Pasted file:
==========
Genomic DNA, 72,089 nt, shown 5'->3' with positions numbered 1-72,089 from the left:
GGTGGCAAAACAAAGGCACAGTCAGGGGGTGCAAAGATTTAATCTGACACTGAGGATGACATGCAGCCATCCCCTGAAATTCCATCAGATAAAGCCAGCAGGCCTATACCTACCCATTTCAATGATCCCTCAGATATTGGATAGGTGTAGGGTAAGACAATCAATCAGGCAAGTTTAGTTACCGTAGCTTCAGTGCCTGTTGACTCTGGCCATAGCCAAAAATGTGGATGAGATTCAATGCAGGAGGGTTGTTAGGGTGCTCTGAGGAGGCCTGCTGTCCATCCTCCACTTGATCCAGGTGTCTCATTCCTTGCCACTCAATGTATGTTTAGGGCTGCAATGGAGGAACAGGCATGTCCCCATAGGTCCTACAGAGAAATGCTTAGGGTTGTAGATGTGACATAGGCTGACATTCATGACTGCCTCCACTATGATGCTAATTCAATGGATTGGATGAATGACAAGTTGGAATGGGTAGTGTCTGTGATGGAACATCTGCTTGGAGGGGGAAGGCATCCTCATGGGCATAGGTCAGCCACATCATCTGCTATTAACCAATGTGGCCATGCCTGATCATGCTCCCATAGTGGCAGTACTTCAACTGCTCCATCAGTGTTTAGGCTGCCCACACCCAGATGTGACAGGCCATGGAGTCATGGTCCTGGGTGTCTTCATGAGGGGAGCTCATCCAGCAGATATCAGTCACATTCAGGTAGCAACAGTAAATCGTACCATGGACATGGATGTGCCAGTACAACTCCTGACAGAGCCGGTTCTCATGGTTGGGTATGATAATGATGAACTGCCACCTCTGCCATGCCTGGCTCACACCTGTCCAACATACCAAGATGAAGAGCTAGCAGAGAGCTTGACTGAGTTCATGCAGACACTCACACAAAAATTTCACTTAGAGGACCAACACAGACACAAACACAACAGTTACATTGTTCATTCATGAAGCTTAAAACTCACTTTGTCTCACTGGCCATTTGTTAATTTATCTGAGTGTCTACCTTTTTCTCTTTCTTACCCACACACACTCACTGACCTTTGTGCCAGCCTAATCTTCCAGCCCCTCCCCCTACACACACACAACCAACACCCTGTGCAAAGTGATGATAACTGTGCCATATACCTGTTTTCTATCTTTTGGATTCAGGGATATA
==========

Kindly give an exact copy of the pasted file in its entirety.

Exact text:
Genomic DNA, 72,089 nt, shown 5'->3' with positions numbered 1-72,089 from the left:
GGTGGCAAAACAAAGGCACAGTCAGGGGGTGCAAAGATTTAATCTGACACTGAGGATGACATGCAGCCATCCCCTGAAATTCCATCAGATAAAGCCAGCAGGCCTATACCTACCCATTTCAATGATCCCTCAGATATTGGATAGGTGTAGGGTAAGACAATCAATCAGGCAAGTTTAGTTACCGTAGCTTCAGTGCCTGTTGACTCTGGCCATAGCCAAAAATGTGGATGAGATTCAATGCAGGAGGGTTGTTAGGGTGCTCTGAGGAGGCCTGCTGTCCATCCTCCACTTGATCCAGGTGTCTCATTCCTTGCCACTCAATGTATGTTTAGGGCTGCAATGGAGGAACAGGCATGTCCCCATAGGTCCTACAGAGAAATGCTTAGGGTTGTAGATGTGACATAGGCTGACATTCATGACTGCCTCCACTATGATGCTAATTCAATGGATTGGATGAATGACAAGTTGGAATGGGTAGTGTCTGTGATGGAACATCTGCTTGGAGGGGGAAGGCATCCTCATGGGCATAGGTCAGCCACATCATCTGCTATTAACCAATGTGGCCATGCCTGATCATGCTCCCATAGTGGCAGTACTTCAACTGCTCCATCAGTGTTTAGGCTGCCCACACCCAGATGTGACAGGCCATGGAGTCATGGTCCTGGGTGTCTTCATGAGGGGAGCTCATCCAGCAGATATCAGTCACATTCAGGTAGCAACAGTAAATCGTACCATGGACATGGATGTGCCAGTACAACTCCTGACAGAGCCGGTTCTCATGGTTGGGTATGATAATGATGAACTGCCACCTCTGCCATGCCTGGCTCACACCTGTCCAACATACCAAGATGAAGAGCTAGCAGAGAGCTTGACTGAGTTCATGCAGACACTCACACAAAAATTTCACTTAGAGGACCAACACAGACACAAACACAACAGTTACATTGTTCATTCATGAAGCTTAAAACTCACTTTGTCTCACTGGCCATTTGTTAATTTATCTGAGTGTCTACCTTTTTCTCTTTCTTACCCACACACACTCACTGACCTTTGTGCCAGCCTAATCTTCCAGCCCCTCCCCCTACACACACACAACCAACACCCTGTGCAAAGTGATGATAACTGTGCCATATACCTGTTTTCTATCTTTTGGATTCAGGGATATA